Year & Category
2017 Nobel Prize in Chemistry (jointly with Jacques Dubochet, Switzerland, and Richard Henderson, United Kingdom)
“For developing cryo-electron microscopy for the high-resolution structure determination of biomolecules in solution”
At the time of the award he worked at
Columbia University, New York, USA
About his research
Cryo-electron microscopy makes it possible to image proteins and other biomolecules at atomic resolution – and visualise vital processes in three dimensions. The benefit – for example, to basic medical research – is immense. It makes it possible to carry out detailed observations of the dangerous Zika virus, for instance. Joachim Frank made a groundbreaking contribution to this imaging revolution. He was helped in this by insights he gained while working on his doctoral thesis, which he completed in 1970 at the Technical University of Munich and the Max Planck Institute of Biochemistry in Martinsried. At the time Frank was already occupied by the question of how to depict proteins in three dimensions. This form of representation is crucial for an understanding of how proteins function.
Between 1975 and 1986 Frank found a way of calculating a three-dimensional representation of the structure of a protein from a large number of two-dimensional images recorded with an electron microscope. Initially, this produced comparatively blurred images. Frank developed a mathematical method that made it possible to combine thousands of individual images of a protein using a computer to produce a high-resolution two-dimensional picture. Following another mathematical breakthrough, Frank managed to put together protein images from different perspectives in such a way that they depict a three-dimensional structure on the computer.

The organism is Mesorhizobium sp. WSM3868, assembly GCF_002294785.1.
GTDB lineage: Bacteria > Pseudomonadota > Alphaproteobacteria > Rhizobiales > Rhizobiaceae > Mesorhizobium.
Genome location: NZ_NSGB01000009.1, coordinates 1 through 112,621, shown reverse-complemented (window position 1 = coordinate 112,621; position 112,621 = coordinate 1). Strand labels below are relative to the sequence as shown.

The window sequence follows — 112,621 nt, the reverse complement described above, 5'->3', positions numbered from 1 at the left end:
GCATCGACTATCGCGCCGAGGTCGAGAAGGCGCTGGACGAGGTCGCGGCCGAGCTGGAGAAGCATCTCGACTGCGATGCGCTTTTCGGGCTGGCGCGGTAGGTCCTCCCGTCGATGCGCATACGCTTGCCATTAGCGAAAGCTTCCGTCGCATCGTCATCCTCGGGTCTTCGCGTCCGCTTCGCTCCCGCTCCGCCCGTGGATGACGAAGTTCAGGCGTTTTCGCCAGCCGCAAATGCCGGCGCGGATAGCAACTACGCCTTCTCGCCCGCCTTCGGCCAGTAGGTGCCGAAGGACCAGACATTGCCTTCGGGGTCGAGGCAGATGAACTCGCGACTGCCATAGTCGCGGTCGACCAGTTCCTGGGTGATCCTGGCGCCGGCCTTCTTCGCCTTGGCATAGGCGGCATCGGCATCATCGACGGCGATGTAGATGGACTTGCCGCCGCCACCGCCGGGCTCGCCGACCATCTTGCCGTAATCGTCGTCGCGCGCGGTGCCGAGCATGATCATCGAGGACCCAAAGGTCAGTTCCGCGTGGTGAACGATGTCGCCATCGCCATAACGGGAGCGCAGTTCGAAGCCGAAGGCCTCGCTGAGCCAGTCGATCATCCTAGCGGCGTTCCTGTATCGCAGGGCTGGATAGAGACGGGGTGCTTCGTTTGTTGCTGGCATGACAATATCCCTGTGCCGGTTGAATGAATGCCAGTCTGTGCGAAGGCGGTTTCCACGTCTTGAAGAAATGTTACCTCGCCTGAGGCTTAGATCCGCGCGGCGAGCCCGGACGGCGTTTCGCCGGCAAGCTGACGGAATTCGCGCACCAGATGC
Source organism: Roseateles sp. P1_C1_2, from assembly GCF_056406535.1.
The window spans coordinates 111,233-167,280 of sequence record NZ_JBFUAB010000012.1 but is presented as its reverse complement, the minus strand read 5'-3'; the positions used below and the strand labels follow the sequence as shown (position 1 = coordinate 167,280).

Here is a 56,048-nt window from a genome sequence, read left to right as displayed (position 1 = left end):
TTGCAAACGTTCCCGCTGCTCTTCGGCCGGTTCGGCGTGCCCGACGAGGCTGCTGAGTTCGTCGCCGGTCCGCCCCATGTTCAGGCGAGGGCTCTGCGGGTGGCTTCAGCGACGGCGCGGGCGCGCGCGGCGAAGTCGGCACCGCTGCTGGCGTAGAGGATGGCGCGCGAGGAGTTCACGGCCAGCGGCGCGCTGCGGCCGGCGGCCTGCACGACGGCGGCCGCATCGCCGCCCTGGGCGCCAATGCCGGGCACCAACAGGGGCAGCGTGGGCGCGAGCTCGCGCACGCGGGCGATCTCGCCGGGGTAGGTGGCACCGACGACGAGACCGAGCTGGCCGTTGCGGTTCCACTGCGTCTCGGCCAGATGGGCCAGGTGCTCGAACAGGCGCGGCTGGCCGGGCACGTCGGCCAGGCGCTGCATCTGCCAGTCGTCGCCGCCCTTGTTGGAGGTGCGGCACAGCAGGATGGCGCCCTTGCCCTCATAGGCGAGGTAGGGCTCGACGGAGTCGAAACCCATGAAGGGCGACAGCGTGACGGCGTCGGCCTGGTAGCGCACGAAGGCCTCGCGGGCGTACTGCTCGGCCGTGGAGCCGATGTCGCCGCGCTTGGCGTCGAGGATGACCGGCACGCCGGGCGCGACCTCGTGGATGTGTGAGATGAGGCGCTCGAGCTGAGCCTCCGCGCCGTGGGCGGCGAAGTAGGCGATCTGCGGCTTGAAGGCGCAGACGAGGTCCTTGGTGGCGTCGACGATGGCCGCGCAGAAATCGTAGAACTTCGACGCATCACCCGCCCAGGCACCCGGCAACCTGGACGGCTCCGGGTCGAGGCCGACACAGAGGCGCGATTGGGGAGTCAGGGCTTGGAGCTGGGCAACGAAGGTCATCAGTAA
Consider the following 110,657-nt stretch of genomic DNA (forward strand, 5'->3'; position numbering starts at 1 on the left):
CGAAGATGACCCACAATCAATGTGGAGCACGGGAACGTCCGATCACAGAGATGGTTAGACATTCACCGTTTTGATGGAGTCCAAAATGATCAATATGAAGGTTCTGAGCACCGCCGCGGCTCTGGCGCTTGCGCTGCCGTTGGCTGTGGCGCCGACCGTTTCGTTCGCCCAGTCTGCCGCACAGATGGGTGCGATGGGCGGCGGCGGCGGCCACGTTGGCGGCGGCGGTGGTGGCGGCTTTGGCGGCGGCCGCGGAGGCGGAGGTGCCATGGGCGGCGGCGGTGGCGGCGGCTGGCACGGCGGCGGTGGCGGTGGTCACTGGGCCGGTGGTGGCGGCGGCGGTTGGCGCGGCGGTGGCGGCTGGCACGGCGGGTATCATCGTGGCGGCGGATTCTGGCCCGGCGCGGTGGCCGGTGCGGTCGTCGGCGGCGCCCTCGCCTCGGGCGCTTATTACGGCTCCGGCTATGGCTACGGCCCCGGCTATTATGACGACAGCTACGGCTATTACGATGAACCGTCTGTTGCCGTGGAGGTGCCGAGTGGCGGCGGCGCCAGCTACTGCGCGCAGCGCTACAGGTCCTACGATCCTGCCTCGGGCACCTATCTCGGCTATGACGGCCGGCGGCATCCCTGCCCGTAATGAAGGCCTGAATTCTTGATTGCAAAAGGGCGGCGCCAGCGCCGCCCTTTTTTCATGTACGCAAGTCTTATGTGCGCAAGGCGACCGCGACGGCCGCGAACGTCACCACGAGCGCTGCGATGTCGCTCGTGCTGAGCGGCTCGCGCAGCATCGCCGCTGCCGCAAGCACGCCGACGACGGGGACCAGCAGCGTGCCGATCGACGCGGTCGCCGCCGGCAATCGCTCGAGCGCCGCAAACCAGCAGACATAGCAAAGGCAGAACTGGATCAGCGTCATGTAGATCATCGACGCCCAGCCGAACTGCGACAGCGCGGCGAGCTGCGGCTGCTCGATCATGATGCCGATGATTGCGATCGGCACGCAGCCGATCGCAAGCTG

Based on this work, in 1990 the British scientist Richard Henderson became the first person to observe a protein at atomic resolution using an electron microscope. And in 1991 Joachim Frank used the vitrification method developed by Swiss biophysicist Jacques Dubochet to achieve an additional significant increase in resolution: vitrification freezes the water in proteins in such a way that it behaves more like glass than ice – and prevents the formation of the ice crystals that would otherwise interfere with observations. Today Joachim Frank is continuing to refine our view of the basis of life in the Frank Lab at Columbia University in New York.